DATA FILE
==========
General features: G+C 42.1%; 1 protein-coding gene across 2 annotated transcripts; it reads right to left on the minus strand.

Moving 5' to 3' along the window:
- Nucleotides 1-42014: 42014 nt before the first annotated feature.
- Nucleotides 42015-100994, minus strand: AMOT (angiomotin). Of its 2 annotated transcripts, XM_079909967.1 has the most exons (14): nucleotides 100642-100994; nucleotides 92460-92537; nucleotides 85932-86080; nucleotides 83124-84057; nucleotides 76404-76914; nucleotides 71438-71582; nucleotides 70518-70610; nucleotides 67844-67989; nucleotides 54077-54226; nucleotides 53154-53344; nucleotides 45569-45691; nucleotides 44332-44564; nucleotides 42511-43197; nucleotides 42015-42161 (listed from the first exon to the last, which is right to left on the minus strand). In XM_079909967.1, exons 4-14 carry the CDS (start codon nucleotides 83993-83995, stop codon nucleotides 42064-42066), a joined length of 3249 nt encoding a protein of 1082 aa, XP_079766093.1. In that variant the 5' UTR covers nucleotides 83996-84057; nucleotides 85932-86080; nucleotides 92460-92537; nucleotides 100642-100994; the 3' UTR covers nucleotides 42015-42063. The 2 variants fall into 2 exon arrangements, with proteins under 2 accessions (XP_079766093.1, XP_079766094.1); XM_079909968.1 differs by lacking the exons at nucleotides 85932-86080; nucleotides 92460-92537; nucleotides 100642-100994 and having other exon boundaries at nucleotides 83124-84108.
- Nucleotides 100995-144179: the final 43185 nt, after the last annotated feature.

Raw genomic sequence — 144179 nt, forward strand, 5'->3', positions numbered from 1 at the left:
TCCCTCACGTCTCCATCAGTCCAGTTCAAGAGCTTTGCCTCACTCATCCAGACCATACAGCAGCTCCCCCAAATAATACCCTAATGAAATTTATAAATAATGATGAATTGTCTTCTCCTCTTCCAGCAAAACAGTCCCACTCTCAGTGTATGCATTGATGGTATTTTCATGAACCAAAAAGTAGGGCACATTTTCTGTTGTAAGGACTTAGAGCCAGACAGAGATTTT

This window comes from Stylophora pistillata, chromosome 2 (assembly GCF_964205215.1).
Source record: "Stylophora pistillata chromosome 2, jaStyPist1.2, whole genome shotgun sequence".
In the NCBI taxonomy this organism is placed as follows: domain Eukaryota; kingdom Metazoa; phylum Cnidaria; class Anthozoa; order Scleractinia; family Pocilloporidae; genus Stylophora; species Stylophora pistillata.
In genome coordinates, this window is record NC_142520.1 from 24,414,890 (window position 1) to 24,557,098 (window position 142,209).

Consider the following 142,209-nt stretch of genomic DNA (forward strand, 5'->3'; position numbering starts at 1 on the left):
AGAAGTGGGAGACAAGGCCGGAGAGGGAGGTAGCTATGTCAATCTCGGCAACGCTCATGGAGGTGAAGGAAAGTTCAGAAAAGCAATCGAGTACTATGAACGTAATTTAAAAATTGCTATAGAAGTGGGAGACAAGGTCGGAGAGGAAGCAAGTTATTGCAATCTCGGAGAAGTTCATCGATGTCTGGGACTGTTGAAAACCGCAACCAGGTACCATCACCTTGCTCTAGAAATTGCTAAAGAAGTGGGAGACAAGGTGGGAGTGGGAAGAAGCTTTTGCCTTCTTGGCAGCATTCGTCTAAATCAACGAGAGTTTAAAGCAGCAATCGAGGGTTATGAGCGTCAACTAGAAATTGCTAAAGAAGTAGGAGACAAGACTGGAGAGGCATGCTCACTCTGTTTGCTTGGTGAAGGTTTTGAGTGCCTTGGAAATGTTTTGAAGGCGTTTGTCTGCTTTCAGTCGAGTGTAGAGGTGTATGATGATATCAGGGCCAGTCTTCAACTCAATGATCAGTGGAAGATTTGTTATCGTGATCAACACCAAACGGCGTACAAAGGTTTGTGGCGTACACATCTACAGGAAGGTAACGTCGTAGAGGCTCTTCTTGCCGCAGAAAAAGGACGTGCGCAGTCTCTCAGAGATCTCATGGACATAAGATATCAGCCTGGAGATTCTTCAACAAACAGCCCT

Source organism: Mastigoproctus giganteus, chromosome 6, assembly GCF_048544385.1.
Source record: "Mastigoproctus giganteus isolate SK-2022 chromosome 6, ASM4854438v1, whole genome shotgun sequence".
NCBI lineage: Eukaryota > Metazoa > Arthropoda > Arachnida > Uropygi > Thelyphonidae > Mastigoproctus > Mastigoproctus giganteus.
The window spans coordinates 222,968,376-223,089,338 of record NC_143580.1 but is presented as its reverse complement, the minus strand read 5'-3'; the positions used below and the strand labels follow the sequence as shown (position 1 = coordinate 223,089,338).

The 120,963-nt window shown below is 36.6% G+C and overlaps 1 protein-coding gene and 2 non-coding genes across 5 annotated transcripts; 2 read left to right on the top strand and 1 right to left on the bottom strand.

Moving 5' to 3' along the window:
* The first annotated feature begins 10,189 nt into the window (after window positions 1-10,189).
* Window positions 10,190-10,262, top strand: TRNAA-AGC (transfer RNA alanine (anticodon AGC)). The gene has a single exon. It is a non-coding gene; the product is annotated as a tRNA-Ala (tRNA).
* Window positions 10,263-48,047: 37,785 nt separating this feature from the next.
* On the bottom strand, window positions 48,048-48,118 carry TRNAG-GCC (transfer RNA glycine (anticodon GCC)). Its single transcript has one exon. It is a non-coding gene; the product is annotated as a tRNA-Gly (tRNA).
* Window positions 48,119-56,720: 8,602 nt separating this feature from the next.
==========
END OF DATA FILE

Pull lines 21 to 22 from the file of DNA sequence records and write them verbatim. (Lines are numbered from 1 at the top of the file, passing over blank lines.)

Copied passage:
* Window positions 10,190-10,262, top strand: TRNAA-AGC (transfer RNA alanine (anticodon AGC)). The gene has a single exon. It is a non-coding gene; the product is annotated as a tRNA-Ala (tRNA).
* Window positions 10,263-48,047: 37,785 nt separating this feature from the next.